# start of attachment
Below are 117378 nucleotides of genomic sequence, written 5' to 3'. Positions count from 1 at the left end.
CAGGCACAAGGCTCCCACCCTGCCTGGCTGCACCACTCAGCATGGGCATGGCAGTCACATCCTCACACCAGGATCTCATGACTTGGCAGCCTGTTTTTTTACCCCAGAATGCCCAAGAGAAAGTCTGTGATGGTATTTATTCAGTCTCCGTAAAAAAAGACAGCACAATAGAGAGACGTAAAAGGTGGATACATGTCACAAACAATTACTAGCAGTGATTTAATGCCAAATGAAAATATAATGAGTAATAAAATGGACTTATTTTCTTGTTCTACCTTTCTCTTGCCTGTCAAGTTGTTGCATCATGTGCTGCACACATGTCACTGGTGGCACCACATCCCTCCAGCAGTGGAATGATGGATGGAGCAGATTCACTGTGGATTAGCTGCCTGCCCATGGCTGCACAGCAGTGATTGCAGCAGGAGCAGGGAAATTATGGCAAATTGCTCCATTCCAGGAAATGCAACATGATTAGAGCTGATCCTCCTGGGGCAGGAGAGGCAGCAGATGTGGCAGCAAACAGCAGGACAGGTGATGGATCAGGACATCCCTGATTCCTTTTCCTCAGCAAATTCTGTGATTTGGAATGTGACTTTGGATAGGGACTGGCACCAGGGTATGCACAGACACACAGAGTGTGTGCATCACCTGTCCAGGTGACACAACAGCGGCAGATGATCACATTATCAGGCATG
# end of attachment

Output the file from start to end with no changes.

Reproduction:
Below are 117378 nucleotides of genomic sequence, written 5' to 3'. Positions count from 1 at the left end.
CAGGCACAAGGCTCCCACCCTGCCTGGCTGCACCACTCAGCATGGGCATGGCAGTCACATCCTCACACCAGGATCTCATGACTTGGCAGCCTGTTTTTTTACCCCAGAATGCCCAAGAGAAAGTCTGTGATGGTATTTATTCAGTCTCCGTAAAAAAAGACAGCACAATAGAGAGACGTAAAAGGTGGATACATGTCACAAACAATTACTAGCAGTGATTTAATGCCAAATGAAAATATAATGAGTAATAAAATGGACTTATTTTCTTGTTCTACCTTTCTCTTGCCTGTCAAGTTGTTGCATCATGTGCTGCACACATGTCACTGGTGGCACCACATCCCTCCAGCAGTGGAATGATGGATGGAGCAGATTCACTGTGGATTAGCTGCCTGCCCATGGCTGCACAGCAGTGATTGCAGCAGGAGCAGGGAAATTATGGCAAATTGCTCCATTCCAGGAAATGCAACATGATTAGAGCTGATCCTCCTGGGGCAGGAGAGGCAGCAGATGTGGCAGCAAACAGCAGGACAGGTGATGGATCAGGACATCCCTGATTCCTTTTCCTCAGCAAATTCTGTGATTTGGAATGTGACTTTGGATAGGGACTGGCACCAGGGTATGCACAGACACACAGAGTGTGTGCATCACCTGTCCAGGTGACACAACAGCGGCAGATGATCACATTATCAGGCATG